Figure 1.

Data analysis design.


3. Results

3.1 Validity and reliability testing

Data collection uses a questionnaire that has been tested to guarantee its reliability and validity [19]. The perception score was determined using the Likert scale. The Likert scale is a scale applied to assess behavior, attitudes and opinions [20]. This scale is particularly useful for application in survey research because it helps researchers to operationalize personality traits or perceptions. Likert scales usually use 5 or 7 answer items. The answer choices used most often ranged from Strongly Agree to Strongly Disagree. The Likert scale allows survey researchers to obtain a holistic picture of their opinion and level of agreement. Person Correlation Value is used to test the validity of the research instrument [21]. Person Correlation Value (r) is greater than 0.30, indicating that the item is valid and meets the requirements for use at a later stage in the field. Conversely, if the value of Pearson (r) is less than 0.30, it indicates that the item is not valid for use. The reliability test of the data collection instrument used Cronbach’s alpha analysis [22]. The Cronbach alpha coefficient value is above 0.60, indicating that the research instrument meets reliability principles; Conversely, if the Cronbach alpha coefficient value is below 0.60, it indicates that the data to be obtained will be biased because the instrument is not reliable. The validity and reliability test scheme is provided in Table 1 below.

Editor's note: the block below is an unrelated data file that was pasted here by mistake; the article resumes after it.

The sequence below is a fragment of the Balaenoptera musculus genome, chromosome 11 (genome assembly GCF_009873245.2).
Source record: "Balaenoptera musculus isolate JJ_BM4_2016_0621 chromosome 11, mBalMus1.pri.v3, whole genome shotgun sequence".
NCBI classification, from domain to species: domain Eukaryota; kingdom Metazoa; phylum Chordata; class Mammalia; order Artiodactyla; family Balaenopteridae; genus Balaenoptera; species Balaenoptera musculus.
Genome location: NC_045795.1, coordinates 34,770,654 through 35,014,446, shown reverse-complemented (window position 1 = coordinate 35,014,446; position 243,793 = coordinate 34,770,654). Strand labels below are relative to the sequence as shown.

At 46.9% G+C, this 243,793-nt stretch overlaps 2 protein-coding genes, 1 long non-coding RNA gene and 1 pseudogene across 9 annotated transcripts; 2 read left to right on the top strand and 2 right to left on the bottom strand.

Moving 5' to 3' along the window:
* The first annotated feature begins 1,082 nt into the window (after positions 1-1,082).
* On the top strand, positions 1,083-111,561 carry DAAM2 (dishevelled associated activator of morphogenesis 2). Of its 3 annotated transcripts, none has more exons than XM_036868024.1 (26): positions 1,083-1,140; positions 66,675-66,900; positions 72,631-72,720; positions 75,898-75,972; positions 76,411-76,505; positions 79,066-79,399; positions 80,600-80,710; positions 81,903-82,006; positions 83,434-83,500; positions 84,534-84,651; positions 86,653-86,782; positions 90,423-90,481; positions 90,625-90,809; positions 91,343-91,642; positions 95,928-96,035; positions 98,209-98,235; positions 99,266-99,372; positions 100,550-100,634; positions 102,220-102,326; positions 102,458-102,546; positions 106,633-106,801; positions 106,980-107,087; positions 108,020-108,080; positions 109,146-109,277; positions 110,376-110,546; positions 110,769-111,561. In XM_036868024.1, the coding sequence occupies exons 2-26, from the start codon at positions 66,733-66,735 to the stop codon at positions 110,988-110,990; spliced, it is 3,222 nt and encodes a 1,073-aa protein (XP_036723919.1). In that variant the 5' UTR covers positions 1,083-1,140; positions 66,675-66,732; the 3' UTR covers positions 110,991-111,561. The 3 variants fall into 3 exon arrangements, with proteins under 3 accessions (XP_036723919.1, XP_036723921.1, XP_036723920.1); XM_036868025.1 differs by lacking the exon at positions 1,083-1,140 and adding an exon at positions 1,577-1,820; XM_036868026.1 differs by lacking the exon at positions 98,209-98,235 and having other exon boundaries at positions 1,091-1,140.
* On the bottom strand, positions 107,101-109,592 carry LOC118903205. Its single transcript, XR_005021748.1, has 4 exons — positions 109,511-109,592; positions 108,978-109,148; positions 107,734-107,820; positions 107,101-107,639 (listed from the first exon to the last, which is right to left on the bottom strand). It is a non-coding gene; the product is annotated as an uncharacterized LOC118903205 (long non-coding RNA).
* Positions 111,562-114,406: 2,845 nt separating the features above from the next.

Emotional Intelligence (X1)X110.421Valid0.702Reliable
Team Performance (Y3)Y310.626Valid0.774Reliable

Table 1.